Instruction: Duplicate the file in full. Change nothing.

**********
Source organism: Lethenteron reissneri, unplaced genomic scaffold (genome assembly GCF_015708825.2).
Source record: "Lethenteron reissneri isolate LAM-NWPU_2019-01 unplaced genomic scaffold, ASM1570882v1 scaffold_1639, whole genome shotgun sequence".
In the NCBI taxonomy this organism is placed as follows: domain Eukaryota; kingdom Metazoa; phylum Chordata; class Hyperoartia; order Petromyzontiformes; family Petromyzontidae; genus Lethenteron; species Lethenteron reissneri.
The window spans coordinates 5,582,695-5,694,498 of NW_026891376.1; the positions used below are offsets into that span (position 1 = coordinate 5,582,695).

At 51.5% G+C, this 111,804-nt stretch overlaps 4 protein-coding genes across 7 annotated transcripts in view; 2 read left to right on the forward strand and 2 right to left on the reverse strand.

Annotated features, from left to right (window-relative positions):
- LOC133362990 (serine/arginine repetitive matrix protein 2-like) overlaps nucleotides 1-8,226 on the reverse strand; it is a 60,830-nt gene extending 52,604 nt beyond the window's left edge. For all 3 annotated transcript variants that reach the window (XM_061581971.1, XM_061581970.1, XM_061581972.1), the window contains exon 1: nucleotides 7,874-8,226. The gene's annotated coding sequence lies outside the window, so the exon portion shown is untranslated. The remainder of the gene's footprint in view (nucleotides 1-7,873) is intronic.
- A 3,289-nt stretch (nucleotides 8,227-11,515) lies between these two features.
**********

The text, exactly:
Source organism: Lethenteron reissneri, unplaced genomic scaffold (genome assembly GCF_015708825.2).
Source record: "Lethenteron reissneri isolate LAM-NWPU_2019-01 unplaced genomic scaffold, ASM1570882v1 scaffold_1639, whole genome shotgun sequence".
In the NCBI taxonomy this organism is placed as follows: domain Eukaryota; kingdom Metazoa; phylum Chordata; class Hyperoartia; order Petromyzontiformes; family Petromyzontidae; genus Lethenteron; species Lethenteron reissneri.
The window spans coordinates 5,582,695-5,694,498 of NW_026891376.1; the positions used below are offsets into that span (position 1 = coordinate 5,582,695).

At 51.5% G+C, this 111,804-nt stretch overlaps 4 protein-coding genes across 7 annotated transcripts in view; 2 read left to right on the forward strand and 2 right to left on the reverse strand.

Annotated features, from left to right (window-relative positions):
- LOC133362990 (serine/arginine repetitive matrix protein 2-like) overlaps nucleotides 1-8,226 on the reverse strand; it is a 60,830-nt gene extending 52,604 nt beyond the window's left edge. For all 3 annotated transcript variants that reach the window (XM_061581971.1, XM_061581970.1, XM_061581972.1), the window contains exon 1: nucleotides 7,874-8,226. The gene's annotated coding sequence lies outside the window, so the exon portion shown is untranslated. The remainder of the gene's footprint in view (nucleotides 1-7,873) is intronic.
- A 3,289-nt stretch (nucleotides 8,227-11,515) lies between these two features.